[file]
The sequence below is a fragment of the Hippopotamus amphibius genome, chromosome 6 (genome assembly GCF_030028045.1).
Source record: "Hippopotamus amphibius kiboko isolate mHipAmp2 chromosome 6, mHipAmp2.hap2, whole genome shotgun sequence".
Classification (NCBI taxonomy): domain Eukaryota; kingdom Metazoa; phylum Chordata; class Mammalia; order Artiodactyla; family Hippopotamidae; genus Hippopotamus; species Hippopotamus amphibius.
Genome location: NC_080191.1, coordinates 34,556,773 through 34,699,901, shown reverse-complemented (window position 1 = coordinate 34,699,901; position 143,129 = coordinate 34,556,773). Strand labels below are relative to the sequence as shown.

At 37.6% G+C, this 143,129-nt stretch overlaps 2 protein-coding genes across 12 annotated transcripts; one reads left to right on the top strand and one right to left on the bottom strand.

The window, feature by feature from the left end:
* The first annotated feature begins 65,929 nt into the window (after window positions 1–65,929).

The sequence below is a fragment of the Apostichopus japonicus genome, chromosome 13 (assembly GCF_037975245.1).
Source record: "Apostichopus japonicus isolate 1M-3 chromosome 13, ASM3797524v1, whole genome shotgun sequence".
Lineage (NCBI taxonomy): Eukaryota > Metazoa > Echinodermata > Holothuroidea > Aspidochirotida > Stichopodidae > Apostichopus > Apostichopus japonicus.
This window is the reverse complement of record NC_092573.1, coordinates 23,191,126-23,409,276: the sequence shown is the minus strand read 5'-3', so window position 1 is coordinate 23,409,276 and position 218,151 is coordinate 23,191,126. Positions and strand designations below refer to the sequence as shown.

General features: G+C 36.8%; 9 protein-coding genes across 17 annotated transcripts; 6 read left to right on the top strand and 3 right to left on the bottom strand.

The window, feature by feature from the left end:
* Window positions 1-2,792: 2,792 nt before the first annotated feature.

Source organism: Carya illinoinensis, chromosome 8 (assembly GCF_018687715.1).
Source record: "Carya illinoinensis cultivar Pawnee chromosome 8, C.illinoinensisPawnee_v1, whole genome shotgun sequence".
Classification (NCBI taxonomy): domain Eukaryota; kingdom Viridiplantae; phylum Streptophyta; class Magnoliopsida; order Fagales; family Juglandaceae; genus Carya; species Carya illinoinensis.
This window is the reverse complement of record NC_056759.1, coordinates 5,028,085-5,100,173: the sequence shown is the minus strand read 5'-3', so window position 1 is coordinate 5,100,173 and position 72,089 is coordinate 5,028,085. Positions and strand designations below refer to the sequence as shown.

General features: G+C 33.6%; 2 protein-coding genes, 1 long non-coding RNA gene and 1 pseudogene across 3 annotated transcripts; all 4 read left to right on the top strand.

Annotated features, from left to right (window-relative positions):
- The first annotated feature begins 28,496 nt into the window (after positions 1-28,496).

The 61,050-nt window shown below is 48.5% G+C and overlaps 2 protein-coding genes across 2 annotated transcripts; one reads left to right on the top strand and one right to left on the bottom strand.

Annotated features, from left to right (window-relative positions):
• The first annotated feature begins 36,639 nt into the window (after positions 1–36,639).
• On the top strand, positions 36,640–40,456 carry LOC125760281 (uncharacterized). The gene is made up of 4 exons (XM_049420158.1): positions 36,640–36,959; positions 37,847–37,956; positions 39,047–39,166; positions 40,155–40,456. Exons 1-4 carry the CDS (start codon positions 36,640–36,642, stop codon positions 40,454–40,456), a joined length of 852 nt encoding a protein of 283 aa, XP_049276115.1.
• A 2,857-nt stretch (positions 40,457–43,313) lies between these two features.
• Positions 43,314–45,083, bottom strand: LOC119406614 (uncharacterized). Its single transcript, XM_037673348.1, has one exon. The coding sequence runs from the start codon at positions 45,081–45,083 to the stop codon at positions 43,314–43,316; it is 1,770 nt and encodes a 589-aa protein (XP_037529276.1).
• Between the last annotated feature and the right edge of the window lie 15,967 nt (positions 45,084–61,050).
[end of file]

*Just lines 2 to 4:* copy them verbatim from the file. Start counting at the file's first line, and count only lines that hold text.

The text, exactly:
Source record: "Hippopotamus amphibius kiboko isolate mHipAmp2 chromosome 6, mHipAmp2.hap2, whole genome shotgun sequence".
Classification (NCBI taxonomy): domain Eukaryota; kingdom Metazoa; phylum Chordata; class Mammalia; order Artiodactyla; family Hippopotamidae; genus Hippopotamus; species Hippopotamus amphibius.
Genome location: NC_080191.1, coordinates 34,556,773 through 34,699,901, shown reverse-complemented (window position 1 = coordinate 34,699,901; position 143,129 = coordinate 34,556,773). Strand labels below are relative to the sequence as shown.